I think about my big-B-Boyfriend and what he thinks of this.
The first person I told I was queer was myself, and then no one again until God died for me.
I was ten and Leah (gay now, go figure) was very, very pretty.
I whispered, “I am bisexual” into my book (probably The Giver, which my teacher made my mom sign a permission slip for me to read) during independent reading time because apparently that’s something I do when I need (want? know?) things to be true.
A text from B—he sends a 37 second audio message explaining that, remember in the beginning of quarantine, when we’d call like every day, and it was nice but then we decided we don’t have to do that, and though he loves talking to me he kind of just wants to watch a movie and read tonight, and that he wanted to be open and honest and direct in communicating because that’s what good couples do and he hopes that’s ok.
The pull incident has made me feel more solemn and interior than usual, so I am grateful.
I make a cocktail with bourbon called AMERICAN HONEY (which is good but twenty dollars) and apple cider I mulled with nutmeg and cinnamon sticks.
I think about the Queer identity.
I think about god I guess.
I think about how irritating it is that I fear being uninteresting.
I wonder if I’m really, truly, actually known or if what is seen, what B sees, what god (?) sees, is simply a straight performance of me that I cannot keep up.
Drink up, kiddo, there’s a whole life of this.
The New York Times reporters are good, passive company.
They flicker between shots of trees and cars and hospitals and New York City, bringing light to my living room, which, despite my best efforts, tends toward a certain darkness.
The television is a TCL 32-incher, which is almost the size of a classic dick joke six times over. I got it, in essence, from my grandfather—a homophobic, supercilious, toupee-wearing alcoholic.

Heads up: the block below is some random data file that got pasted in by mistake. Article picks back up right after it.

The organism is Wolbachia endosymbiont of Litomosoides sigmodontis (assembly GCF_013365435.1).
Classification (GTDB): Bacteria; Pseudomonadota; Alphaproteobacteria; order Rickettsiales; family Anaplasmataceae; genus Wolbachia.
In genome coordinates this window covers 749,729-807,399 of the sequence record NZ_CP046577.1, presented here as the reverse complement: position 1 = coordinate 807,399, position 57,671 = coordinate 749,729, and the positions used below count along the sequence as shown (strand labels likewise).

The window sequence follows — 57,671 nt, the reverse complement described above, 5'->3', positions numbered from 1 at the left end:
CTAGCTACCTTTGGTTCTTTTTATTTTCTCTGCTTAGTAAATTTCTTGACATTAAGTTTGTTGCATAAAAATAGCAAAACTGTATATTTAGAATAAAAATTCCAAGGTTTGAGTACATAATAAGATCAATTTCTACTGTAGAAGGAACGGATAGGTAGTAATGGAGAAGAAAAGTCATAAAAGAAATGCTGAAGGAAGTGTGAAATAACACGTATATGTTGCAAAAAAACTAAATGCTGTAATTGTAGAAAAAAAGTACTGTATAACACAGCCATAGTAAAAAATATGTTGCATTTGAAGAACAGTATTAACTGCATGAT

He’s a retired State Supreme Court justice.
I didn’t know his name was “Hugh” until I was eleven, because we always called him Grandpa Judge.
Regardless, he’s rich as balls, dying of metastatic colon cancer, and has always been an erratic but lavish gift-giver.
For Christmas last year he gave me a 1000 dollar check folded into a glass ornament, and a purple Vera Wang towel (which, now stained with Garnier Strawberry Jam hair dye, hangs on my bathroom door).
A few months ago, for absolutely no reason, he gave me 3 Amazon gift cards, each 50 dollars.
I sent him a thank you card.
I thought, sorry I won’t see you before you die.
I bought the TCL 32-inch television.
It arrived in 2 days, as expected.
grace (ge) gilbert’s recent micro, poetics, & lyric essays can/will be found in the Adroit Journal, Hobart, Ninth Letter, Pithead Chapel, the Offing, the minnesota review, Gargoyle, DIALOGIST, the Penn Review, Maudlin House, and others. Their digital micro-chap, no sharp things can be found in NAILED. They are an MFA candidate at the University of Pittsburgh where they consume unholy amounts of cheese and dumplings. Peruse their work on their website— gracegegilbert.com, or follow them on Twitter @geg2us.